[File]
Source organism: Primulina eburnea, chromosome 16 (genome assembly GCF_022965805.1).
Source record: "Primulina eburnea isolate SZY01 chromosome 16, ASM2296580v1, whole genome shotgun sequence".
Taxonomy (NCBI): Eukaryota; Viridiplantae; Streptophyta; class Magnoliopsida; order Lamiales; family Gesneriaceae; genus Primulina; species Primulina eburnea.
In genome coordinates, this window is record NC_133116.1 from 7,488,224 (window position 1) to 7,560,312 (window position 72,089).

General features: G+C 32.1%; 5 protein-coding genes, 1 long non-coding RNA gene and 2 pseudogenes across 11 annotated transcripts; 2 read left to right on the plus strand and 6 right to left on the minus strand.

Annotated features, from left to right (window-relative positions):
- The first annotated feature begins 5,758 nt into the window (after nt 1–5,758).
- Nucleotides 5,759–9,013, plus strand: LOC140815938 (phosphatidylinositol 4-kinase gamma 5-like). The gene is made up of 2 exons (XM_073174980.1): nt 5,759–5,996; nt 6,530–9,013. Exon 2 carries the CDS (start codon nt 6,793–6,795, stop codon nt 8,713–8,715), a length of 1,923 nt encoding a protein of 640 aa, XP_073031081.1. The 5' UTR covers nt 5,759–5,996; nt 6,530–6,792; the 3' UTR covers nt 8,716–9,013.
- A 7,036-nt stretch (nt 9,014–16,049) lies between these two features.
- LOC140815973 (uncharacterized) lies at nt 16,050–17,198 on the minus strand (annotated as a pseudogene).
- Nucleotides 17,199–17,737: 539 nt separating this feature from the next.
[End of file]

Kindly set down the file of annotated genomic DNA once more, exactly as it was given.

Source organism: Primulina eburnea, chromosome 16 (genome assembly GCF_022965805.1).
Source record: "Primulina eburnea isolate SZY01 chromosome 16, ASM2296580v1, whole genome shotgun sequence".
Taxonomy (NCBI): Eukaryota; Viridiplantae; Streptophyta; class Magnoliopsida; order Lamiales; family Gesneriaceae; genus Primulina; species Primulina eburnea.
In genome coordinates, this window is record NC_133116.1 from 7,488,224 (window position 1) to 7,560,312 (window position 72,089).

General features: G+C 32.1%; 5 protein-coding genes, 1 long non-coding RNA gene and 2 pseudogenes across 11 annotated transcripts; 2 read left to right on the plus strand and 6 right to left on the minus strand.

Annotated features, from left to right (window-relative positions):
- The first annotated feature begins 5,758 nt into the window (after nt 1–5,758).
- Nucleotides 5,759–9,013, plus strand: LOC140815938 (phosphatidylinositol 4-kinase gamma 5-like). The gene is made up of 2 exons (XM_073174980.1): nt 5,759–5,996; nt 6,530–9,013. Exon 2 carries the CDS (start codon nt 6,793–6,795, stop codon nt 8,713–8,715), a length of 1,923 nt encoding a protein of 640 aa, XP_073031081.1. The 5' UTR covers nt 5,759–5,996; nt 6,530–6,792; the 3' UTR covers nt 8,716–9,013.
- A 7,036-nt stretch (nt 9,014–16,049) lies between these two features.
- LOC140815973 (uncharacterized) lies at nt 16,050–17,198 on the minus strand (annotated as a pseudogene).
- Nucleotides 17,199–17,737: 539 nt separating this feature from the next.